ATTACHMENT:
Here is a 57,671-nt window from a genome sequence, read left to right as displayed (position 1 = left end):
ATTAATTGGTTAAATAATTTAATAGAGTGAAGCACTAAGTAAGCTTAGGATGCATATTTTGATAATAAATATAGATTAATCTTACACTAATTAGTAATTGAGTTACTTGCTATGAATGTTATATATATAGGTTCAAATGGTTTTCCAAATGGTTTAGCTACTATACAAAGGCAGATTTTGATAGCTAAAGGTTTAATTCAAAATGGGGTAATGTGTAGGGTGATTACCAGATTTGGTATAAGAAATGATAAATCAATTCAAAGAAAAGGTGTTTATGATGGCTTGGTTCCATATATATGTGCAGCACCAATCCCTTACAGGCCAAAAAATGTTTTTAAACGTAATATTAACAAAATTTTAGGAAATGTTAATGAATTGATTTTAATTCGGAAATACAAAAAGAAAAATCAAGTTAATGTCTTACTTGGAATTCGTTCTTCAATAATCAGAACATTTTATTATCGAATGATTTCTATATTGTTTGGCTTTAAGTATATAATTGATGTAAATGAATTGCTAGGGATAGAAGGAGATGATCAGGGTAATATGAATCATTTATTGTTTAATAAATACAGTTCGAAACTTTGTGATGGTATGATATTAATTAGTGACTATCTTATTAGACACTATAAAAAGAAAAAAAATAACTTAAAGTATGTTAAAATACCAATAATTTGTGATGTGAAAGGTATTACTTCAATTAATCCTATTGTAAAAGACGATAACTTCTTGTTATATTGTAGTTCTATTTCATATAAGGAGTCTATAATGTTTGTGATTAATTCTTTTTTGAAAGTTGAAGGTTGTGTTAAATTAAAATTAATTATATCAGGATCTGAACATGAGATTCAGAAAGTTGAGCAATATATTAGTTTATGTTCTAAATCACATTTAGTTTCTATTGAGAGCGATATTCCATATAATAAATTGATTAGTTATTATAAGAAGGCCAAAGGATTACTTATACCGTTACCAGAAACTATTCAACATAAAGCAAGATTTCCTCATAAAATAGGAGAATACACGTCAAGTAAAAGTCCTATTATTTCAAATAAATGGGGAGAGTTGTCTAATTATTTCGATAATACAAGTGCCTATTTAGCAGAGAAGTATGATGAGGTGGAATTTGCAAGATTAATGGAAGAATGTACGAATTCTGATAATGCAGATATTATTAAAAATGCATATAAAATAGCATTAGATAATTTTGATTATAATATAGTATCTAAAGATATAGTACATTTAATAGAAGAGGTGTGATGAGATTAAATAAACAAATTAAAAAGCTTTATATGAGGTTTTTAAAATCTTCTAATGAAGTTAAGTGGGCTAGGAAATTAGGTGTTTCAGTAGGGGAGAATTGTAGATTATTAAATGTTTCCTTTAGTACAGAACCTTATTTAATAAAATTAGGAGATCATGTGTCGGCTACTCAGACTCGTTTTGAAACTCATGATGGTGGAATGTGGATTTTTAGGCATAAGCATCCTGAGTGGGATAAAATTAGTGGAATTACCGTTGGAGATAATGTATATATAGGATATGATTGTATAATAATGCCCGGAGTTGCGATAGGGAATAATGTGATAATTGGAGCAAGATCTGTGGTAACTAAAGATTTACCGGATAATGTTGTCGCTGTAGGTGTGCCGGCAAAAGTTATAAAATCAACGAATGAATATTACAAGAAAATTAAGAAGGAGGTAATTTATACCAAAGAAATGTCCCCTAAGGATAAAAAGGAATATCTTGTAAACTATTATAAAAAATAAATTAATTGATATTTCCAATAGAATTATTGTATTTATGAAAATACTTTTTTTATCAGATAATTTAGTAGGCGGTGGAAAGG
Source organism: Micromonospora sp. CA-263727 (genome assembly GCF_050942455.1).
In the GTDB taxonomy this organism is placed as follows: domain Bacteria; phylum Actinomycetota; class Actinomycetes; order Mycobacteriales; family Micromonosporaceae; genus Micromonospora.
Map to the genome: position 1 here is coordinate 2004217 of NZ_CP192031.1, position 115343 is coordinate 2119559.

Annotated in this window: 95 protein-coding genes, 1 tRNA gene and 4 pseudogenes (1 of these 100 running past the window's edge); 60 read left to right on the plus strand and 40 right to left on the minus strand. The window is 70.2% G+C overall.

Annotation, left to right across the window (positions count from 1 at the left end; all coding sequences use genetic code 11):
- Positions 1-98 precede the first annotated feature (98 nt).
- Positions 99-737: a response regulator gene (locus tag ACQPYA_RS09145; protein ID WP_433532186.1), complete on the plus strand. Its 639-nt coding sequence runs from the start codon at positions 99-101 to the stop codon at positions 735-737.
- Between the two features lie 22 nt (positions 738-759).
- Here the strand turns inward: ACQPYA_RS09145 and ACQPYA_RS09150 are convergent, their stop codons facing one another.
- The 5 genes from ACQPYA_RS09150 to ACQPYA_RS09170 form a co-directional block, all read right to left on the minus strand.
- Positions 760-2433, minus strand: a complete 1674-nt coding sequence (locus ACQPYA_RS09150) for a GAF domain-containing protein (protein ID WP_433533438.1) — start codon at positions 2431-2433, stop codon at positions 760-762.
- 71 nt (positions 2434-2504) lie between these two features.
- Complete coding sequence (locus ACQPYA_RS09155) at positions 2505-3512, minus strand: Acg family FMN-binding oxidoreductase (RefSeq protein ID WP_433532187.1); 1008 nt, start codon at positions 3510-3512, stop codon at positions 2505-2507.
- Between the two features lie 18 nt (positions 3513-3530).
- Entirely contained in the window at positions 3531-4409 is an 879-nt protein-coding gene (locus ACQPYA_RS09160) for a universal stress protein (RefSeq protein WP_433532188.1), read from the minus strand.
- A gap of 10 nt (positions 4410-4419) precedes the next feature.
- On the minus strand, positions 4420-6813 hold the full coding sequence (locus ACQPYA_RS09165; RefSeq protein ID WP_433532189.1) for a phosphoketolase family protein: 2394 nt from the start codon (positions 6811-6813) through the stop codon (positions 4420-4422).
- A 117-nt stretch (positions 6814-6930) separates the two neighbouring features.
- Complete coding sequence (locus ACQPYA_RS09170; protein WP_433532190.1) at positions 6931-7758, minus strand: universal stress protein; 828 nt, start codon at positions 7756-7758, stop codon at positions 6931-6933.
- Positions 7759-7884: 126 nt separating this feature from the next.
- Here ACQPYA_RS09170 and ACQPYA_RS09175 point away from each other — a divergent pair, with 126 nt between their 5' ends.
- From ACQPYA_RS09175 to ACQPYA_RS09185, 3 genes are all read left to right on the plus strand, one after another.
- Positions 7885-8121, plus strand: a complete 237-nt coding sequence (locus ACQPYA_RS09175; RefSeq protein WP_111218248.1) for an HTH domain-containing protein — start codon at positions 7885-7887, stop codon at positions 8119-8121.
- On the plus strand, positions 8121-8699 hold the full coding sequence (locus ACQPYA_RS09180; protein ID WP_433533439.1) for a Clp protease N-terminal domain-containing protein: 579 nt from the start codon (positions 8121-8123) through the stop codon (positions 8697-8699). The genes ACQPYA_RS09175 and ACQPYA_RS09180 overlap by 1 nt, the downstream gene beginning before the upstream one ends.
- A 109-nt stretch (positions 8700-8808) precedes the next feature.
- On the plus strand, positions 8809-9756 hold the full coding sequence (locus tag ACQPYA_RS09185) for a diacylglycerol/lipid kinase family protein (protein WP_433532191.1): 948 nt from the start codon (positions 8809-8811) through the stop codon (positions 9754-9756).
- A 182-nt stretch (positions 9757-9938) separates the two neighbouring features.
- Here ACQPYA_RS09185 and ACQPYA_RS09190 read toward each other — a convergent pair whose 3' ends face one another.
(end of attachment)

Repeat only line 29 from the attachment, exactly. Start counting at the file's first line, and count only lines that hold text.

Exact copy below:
- A 182-nt stretch (positions 9757-9938) separates the two neighbouring features.